Yes to Dino’s bill
First we, mother and wives, would like to congratulate Congressman Dino M. Jones for introducing H.B. No. 11-426 to make adultery in the Northern Marianas a crime. We agree with him that it is time to do something about preventing, controlling, and minimizing divorce and parents separation
We have seen from the statistics the increasing number of broken families, parents separation, and divorce with adultery as one of the major reasons. It will not be surprising to find out that many if not most of the child support cases have to do with adultery.
Faithful fathers and husbands and caring for their children will certainly stand up and support H.B. No. 11-426. Naturally those who don’t will either hide or escape the subject.
We have confidence that our Congressmen will push for the passage of H.B. No. 11-426 and lobby at the Senate and the Governor just as they did with the prostitution law. This law affects women while the adultery bill will affect men.
Your YES vote to the adultery bill means a greater Commonwealth and stronger family relationship. Again, thank you Congressman Jones for introducing the adultery bill. Mothers, wives and children of the Commonwealth support you. Maryanne T. Camacho
This is a suggestion to increase tourism. We all know that many tourists visit Saipan to enjoy and relax. Any thought about increasing fishing sport activities? Politicians can cross partylines to find ways to finance and promote this popular sport. Eating fish instead of red meat and pork is a healthy substitute for the body also. Why not increase commercial fishing in the area? Good Luck. B. Heidman
On Mr. Geisinger’s ramblings
In reading Mr. Mike Geisinger’s advice about casino on Rota, he leaves the impression that he may be a management guru in the league of Peter Drucker, Ayn Rand, Greenspan and Rubin. He sounded as though he’s reviewed the books of Tinian Dynasty, including a desk audit of management of the entire operations to render the opinion that management is the problem.
Mr. Geisinger, if Tinian’s gaming industry is struggling to stay afloat, would opening another facility on Rota guarantee a successful casino venture? It goes to show the depth of your management skills, if any. It isn’t an issue of business management as much as the fact that the facility opened just as the Asian Crisis started making destructive headway into the CNMI crashing-in on our first major investment on Tinian. Then there’s the lack of basic infrastructure and other promised breaks by the local government which changed when the current administration took office.
Your viewpoint reminds me of non-hydrologist who insist that more wells be dug-up around existing wells where the aquifer has disappeared for years. In other words, one more well within a garden of empty wells isn’t going to guarantee more water, sir! Seriously, though, I’d like to know your background and expertise for the benefit of the reading public. And thanks for your views however shallow and incoherent. Si Yuus Maase,Taotao Tinian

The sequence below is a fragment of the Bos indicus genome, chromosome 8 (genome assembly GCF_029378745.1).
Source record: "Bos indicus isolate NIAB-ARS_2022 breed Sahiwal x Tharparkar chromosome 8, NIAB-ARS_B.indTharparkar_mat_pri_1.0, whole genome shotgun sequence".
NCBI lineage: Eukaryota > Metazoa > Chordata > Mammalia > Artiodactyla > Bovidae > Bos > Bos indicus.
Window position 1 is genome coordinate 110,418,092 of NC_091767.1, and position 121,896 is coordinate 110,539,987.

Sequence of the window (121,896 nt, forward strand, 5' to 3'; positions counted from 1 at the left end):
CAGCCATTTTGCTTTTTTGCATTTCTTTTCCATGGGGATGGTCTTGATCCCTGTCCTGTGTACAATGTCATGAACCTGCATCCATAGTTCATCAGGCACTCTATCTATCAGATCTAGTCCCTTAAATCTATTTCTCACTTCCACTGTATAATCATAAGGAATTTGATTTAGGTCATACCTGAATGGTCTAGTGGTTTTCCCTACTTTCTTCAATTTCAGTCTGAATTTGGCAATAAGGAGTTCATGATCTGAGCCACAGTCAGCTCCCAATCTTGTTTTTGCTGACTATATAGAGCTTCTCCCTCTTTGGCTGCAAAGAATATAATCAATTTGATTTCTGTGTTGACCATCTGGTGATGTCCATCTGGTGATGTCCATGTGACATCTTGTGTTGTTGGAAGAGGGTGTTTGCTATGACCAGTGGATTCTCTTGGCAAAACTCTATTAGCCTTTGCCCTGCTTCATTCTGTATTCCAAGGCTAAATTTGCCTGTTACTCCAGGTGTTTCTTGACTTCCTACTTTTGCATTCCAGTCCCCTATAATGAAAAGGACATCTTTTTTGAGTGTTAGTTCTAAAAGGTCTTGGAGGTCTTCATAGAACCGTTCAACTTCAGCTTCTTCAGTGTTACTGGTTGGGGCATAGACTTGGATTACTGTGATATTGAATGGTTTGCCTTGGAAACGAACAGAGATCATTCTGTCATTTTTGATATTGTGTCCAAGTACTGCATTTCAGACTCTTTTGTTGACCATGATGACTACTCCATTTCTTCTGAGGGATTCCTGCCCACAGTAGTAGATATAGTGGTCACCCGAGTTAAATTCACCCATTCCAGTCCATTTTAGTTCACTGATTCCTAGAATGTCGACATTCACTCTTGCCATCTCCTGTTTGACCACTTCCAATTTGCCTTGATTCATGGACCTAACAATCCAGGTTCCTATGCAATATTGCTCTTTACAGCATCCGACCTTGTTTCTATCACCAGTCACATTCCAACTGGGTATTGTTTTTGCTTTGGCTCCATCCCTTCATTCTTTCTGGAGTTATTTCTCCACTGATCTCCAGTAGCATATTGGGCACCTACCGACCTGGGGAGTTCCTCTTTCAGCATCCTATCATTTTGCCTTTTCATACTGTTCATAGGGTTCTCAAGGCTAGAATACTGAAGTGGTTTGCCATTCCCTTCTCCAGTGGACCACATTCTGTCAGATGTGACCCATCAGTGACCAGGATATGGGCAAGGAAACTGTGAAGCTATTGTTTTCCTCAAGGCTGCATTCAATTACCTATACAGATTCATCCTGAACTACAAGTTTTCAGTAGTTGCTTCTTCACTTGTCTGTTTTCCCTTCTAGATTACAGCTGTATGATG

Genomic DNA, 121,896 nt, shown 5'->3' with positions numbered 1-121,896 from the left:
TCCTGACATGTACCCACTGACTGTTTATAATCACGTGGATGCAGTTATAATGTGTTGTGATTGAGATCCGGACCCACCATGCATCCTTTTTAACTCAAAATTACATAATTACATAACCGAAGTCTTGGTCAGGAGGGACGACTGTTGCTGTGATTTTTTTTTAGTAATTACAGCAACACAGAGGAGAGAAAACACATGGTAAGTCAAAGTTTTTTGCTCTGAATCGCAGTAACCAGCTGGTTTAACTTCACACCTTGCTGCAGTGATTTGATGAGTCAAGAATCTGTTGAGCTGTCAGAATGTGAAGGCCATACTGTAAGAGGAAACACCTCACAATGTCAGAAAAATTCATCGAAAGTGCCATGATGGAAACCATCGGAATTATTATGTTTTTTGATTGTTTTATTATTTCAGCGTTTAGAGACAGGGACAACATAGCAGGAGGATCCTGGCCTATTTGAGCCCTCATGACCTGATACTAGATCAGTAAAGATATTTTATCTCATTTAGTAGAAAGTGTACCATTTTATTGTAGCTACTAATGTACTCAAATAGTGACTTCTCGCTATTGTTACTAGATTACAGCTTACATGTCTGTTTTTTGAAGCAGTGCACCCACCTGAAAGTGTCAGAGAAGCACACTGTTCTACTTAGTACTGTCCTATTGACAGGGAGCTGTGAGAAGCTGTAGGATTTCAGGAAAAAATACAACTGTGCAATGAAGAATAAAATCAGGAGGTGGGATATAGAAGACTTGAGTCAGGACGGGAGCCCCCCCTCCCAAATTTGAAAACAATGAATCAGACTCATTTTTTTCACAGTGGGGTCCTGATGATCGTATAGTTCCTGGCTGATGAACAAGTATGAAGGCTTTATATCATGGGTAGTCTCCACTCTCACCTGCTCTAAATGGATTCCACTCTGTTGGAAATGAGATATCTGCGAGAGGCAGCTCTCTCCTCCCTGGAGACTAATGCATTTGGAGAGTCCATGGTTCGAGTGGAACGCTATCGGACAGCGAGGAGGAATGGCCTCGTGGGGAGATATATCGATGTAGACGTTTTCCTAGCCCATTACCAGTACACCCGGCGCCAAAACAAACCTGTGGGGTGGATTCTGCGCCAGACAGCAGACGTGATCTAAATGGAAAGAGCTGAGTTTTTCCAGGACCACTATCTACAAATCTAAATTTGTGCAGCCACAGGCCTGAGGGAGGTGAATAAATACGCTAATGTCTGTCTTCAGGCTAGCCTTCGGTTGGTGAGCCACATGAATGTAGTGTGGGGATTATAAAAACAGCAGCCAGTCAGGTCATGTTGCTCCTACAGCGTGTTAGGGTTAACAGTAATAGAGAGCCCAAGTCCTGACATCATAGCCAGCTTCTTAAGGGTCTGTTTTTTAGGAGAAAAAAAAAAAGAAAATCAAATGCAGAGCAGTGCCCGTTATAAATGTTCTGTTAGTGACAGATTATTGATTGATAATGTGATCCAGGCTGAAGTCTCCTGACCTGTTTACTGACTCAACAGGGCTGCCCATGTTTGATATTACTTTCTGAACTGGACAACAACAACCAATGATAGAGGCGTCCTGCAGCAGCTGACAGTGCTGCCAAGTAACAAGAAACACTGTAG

A bad joke
This is in response to Sen. David Cing’s comment on his readiness to call in the Red Cross to help the Rotanese people. If Sen. Cing would only try to understand what Rota’s mayor is implying he would not be so sarcastic but unfortunately that’s his character – a strange person.
Sen. Cing is better off spending his energy to build the badly needed airport infrastructure to support Tinian’s gaming industry rather than wasting it in his usual negative political tactics.
Having a small-scale gaming industry on Rota would complement the gaming industry on Tinian via the “Spirit of Good Luck”. The reason being complementing, is that when a player is not having such good luck in Rota, the player will eventually decide to try his/her luck in Tinian because it’s another closest casino site, and vice versa. The decision of the people of Rota to have a gaming industry in their island will help Tinian as well.
The people of Rota are proud and they want to be able to substantially contribute to the CNMI’s general fund. I personally salute the Rota leadership for exploring ways to revive and stimulate Rota’s economy as promised. Keep it up. Wilfred Taisacan, Rota
Letter to ABC’s 20/20
ABC’s 20/20 historically has shown an utter disregard for ethics in journalism. In the piece entitled “Shame in Saipan,” Brian Ross demonstrated a dubious contempt in his role as an investigative reporter. He failed to make an explicit representation on the basis of solid facts.
The piece revealed the systemic abuse and hypocrisy that journalists have increasingly come under fire for. Mr. Ross’ pathetic manipulation of sources was a purposeful invention designed to obfuscate and engender an illusion bent on limiting the collective voice of the people of the Northern Mariana Islands.
More significantly, his propagandistic portrayal was designed to bolster the position of those who underwrote the program. Much of the coverage centered around outdated sources, factual inaccuracies, innuendoes, sensationalistic and rumor-mongering, and cantankerous reporting that was absolutely baseless.
Brian Ross’ piece is a sad commentary that epitomizes the state of journalism in the U.S. which the San Francisco conference of editors have come to scrutinize earlier this year. Worse of all, it is another in a series of calumnies that the people of the Northern Marianas Islands have to endure.
The conclusion of the editor’s conference speaks for itself; that is, the media’s credibility is in question. Whether ABC recognizes this systematic abuse, the blatant disregard of journalistic standards has further marginalized the media’s stature with the American public. Name withheld upon request